CORVALLIS, Ore. - The loss of biodiversity in ecosystems ranging from marine coral reefs to terrestrial forests can increase the transmission of infectious diseases in humans, other animals and plants, according to a new scientific analysis just published in the journal Nature.

This connection between two developing crises - emerging novel diseases and unprecedented declines in biodiversity - has long been suspected, but has been difficult to quantify, scientists say.

"In theory, the loss of biodiversity could increase or decrease transmission of disease," said Anna Jolles, a disease ecology specialist in the College of Veterinary Medicine at Oregon State University and one of the authors of the study. "Certainly, having naturally high biodiversity should increase the potential pool of sources for new pathogens. But the evidence suggests that in most cases, biodiversity loss actually ramps up transmission of disease. Now we need to find out why."

Jolles and her colleagues examined dozens of published, peer-reviewed studies for their analysis, which found that when biodiversity declined, the species most likely to disappear often were those that served as a buffer to infectious disease transmission. Species that remained often magnified the disease, such as with West Nile virus, Lyme disease and hantavirus.

"We knew of specific cases like West Nile virus and hantavirus in which declines of biodiversity increase the incidence of disease," said Felicia Keesing, an ecologist with Bard College in New York, and lead author of the Nature study. "But we've learned that the pattern is much more general.

"Biodiversity loss tends to increase pathogen transmission and infectious disease," she said.

As part of their analysis, the authors looked at three recent studies of mosquito-transmitted West Nile virus, for which several species of birds act as hosts. All three studies found a strong correlation between low bird diversity and increased risk of transmission to humans in the United States. Communities with low avian diversity tend to be dominated by species that amplify the virus, the authors note, "inducing high infection prevalence in mosquitoes and people, while communities with high avian diversity contain many species that are less competent hosts."

That tendency isn't always the case, Jolles acknowledged. For novel diseases, greater diversity may provide a larger potential pool of hosts.

"Hotspots for novel disease emergence sometimes center around areas where growing human populations come in contact with lots of wild animal species," Jolles said. "The more host species are around, the more pathogen species they will harbor, and the more opportunity for transmission to people."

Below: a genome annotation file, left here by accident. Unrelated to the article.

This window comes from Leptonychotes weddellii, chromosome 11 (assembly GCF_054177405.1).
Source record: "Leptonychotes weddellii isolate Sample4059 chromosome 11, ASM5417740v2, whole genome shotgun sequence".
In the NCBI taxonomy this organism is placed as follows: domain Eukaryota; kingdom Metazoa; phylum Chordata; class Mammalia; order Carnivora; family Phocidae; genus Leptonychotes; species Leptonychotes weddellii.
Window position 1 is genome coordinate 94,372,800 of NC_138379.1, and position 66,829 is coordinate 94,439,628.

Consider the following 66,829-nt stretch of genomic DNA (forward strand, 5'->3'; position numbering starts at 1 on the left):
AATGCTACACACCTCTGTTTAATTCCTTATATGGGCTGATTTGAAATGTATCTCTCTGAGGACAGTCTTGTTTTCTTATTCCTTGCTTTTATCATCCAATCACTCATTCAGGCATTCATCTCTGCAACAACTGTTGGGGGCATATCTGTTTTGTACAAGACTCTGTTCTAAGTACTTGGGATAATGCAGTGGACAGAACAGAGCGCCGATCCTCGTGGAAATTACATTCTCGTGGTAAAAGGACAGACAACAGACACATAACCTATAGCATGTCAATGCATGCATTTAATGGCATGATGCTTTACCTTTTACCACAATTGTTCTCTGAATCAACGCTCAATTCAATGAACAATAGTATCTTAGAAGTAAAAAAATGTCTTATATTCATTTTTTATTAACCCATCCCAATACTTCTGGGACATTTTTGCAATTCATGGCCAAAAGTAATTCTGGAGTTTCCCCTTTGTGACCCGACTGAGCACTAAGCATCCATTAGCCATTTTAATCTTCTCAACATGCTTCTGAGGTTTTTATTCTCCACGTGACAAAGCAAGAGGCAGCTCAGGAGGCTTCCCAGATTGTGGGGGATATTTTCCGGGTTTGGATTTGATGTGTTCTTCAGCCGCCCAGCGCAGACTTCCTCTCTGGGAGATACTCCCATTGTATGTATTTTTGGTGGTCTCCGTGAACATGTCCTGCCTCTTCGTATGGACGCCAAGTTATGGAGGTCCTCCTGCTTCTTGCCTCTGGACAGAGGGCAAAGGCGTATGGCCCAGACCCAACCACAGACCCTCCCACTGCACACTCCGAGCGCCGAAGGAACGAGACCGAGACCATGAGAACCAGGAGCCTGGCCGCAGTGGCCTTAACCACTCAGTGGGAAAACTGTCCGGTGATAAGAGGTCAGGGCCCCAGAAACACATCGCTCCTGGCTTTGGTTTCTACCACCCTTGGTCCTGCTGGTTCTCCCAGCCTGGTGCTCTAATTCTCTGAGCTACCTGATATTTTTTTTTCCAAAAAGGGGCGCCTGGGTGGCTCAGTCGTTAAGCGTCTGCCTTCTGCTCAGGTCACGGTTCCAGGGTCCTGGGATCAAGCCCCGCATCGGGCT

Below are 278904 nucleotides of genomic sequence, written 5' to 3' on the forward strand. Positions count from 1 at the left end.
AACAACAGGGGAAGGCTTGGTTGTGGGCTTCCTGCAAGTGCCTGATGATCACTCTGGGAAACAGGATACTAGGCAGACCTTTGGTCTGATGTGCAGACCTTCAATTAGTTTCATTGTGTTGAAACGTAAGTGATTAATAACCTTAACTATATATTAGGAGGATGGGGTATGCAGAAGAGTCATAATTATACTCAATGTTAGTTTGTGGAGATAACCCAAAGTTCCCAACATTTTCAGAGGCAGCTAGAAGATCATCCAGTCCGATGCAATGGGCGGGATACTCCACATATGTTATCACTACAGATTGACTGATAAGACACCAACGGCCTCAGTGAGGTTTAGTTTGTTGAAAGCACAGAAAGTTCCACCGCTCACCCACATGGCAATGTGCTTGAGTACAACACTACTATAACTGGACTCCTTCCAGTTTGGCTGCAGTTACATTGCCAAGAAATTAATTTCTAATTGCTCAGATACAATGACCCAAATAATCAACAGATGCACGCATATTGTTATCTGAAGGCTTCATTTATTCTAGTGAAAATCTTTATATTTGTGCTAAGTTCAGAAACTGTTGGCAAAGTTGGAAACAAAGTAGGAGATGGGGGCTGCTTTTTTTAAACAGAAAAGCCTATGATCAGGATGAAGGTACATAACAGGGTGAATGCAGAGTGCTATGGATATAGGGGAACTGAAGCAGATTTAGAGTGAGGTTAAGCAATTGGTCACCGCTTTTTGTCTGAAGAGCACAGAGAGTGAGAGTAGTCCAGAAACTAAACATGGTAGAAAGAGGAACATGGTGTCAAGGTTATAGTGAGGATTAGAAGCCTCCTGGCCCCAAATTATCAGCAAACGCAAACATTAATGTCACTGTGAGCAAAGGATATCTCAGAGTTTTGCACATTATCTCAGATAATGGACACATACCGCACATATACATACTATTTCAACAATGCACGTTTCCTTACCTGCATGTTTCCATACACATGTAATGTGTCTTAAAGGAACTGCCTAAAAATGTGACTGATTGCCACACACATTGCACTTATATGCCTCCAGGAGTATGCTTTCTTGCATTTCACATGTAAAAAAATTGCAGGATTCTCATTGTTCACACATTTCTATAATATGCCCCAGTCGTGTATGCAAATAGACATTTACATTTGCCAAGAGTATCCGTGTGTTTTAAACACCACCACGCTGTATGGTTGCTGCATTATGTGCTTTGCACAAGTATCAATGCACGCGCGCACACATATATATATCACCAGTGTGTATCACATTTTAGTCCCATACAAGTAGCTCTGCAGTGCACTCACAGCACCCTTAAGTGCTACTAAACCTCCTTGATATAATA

Nevertheless, the Nature analysis found overwhelming evidence tying the loss of biodiversity with increases in disease transmission. And that pattern, the authors say, is consistent with different types of pathogens - including viruses, bacteria and fungi - and for many types of hosts, whether they are human, other animals or plants.

One possible explanation can be found in a study of a trematode that causes schistosomiasis in humans. This parasite alternatively infects snails and humans in different stages and in the study, host snails were placed in tanks of the same density, but with non-host snails as well in some tanks. In the tanks with a single species, transmission rates were higher than in tanks with multiple species.

"The difference was that in multi-species treatments, the parasites frequently ended up in dead-end hosts," Jolles said. "That is a pattern that seems to repeat itself with different pathogens and in different ecosystems."

The study notes that global biodiversity continues to shrink at an alarming pace, with extinction rates estimated at 100 to 1,000 times higher than have occurred throughout most of history. And extinctions are projected to rise dramatically in the next 50 years.

"If there is one message we hope comes out with this paper," Jolles said, "it is the clear need to conserve biodiversity to the greatest extent possible - because it may be our best insurance policy against infectious diseases."

Much of the research was funded by the National Science Foundation, the National Institutes of Health, and the U.S. Environmental Protection Agency.

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Anna Jolles, 541-737-4719